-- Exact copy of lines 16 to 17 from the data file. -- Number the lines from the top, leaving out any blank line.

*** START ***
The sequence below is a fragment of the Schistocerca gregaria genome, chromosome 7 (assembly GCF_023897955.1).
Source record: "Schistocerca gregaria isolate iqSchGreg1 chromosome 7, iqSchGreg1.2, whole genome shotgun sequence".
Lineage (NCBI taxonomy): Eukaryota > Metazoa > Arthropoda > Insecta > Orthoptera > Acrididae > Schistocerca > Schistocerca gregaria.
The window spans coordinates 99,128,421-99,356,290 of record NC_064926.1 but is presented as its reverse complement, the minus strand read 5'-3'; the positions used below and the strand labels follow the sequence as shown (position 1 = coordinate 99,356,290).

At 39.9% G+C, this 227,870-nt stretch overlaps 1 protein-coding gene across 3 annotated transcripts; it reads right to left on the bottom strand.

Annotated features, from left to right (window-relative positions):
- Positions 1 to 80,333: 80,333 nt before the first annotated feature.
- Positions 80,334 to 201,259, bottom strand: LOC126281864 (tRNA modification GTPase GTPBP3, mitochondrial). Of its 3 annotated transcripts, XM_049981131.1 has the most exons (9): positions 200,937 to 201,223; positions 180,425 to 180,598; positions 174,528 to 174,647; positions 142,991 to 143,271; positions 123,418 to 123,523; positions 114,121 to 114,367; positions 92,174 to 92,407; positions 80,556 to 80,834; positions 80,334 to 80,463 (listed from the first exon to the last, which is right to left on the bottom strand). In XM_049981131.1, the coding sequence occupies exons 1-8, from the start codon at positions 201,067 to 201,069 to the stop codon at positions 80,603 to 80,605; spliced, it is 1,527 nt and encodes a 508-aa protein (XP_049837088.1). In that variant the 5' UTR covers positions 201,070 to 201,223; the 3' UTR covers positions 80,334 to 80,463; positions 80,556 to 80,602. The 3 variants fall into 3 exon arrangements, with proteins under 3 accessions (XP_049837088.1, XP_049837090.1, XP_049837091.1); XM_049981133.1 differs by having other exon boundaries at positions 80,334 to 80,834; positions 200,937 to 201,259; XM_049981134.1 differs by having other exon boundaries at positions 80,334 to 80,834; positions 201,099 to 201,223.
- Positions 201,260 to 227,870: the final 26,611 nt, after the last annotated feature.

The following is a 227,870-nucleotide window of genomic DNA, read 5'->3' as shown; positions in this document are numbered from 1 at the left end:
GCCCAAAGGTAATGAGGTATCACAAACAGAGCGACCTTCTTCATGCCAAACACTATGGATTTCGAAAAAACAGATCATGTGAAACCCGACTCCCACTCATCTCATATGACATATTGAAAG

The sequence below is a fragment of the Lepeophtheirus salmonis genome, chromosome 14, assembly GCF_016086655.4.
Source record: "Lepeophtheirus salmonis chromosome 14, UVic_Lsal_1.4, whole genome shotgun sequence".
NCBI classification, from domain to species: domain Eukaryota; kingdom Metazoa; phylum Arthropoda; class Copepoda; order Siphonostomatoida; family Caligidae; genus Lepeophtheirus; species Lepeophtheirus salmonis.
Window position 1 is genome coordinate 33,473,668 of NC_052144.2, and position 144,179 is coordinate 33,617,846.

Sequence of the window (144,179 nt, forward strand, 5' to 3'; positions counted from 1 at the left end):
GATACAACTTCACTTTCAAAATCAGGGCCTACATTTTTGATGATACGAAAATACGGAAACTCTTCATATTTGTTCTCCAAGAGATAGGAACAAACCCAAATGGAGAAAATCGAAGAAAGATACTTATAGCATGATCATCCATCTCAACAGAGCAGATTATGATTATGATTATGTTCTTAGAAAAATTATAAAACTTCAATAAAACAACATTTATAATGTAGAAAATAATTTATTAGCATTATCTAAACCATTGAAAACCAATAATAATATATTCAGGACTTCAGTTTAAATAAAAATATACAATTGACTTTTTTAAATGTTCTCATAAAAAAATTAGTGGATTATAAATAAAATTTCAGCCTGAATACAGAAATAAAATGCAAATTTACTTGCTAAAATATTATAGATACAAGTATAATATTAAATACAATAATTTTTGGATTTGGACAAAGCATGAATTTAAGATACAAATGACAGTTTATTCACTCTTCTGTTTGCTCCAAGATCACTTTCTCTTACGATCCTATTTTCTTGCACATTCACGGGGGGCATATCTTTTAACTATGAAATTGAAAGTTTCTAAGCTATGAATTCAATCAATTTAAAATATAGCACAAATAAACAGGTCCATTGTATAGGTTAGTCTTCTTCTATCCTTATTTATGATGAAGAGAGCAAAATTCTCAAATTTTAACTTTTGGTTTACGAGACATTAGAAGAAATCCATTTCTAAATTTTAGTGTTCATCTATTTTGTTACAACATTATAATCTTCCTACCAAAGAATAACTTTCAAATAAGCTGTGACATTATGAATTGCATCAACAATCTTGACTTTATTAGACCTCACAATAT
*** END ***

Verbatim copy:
Sequence of the window (144,179 nt, forward strand, 5' to 3'; positions counted from 1 at the left end):
GATACAACTTCACTTTCAAAATCAGGGCCTACATTTTTGATGATACGAAAATACGGAAACTCTTCATATTTGTTCTCCAAGAGATAGGAACAAACCCAAATGGAGAAAATCGAAGAAAGATACTTATAGCATGATCATCCATCTCAACAGAGCAGATTATGATTATGATTATGTTCTTAGAAAAATTATAAAACTTCAATAAAACAACATTTATAATGTAGAAAATAATTTATTAGCATTATCTAAACCATTGAAAACCAATAATAATATATTCAGGACTTCAGTTTAAATAAAAATATACAATTGACTTTTTTAAATGTTCTCATAAAAAAATTAGTGGATTATAAATAAAATTTCAGCCTGAATACAGAAATAAAATGCAAATTTACTTGCTAAAATATTATAGATACAAGTATAATATTAAATACAATAATTTTTGGATTTGGACAAAGCATGAATTTAAGATACAAATGACAGTTTATTCACTCTTCTGTTTGCTCCAAGATCACTTTCTCTTACGATCCTATTTTCTTGCACATTCACGGGGGGCATATCTTTTAACTATGAAATTGAAAGTTTCTAAGCTATGAATTCAATCAATTTAAAATATAGCACAAATAAACAGGTCCATTGTATAGGTTAGTCTTCTTCTATCCTTATTTATGATGAAGAGAGCAAAATTCTCAAATTTTAACTTTTGGTTTACGAGACATTAGAAGAAATCCATTTCTAAATTTTAGTGTTCATCTATTTTGTTACAACATTATAATCTTCCTACCAAAGAATAACTTTCAAATAAGCTGTGACATTATGAATTGCATCAACAATCTTGACTTTATTAGACCTCACAATAT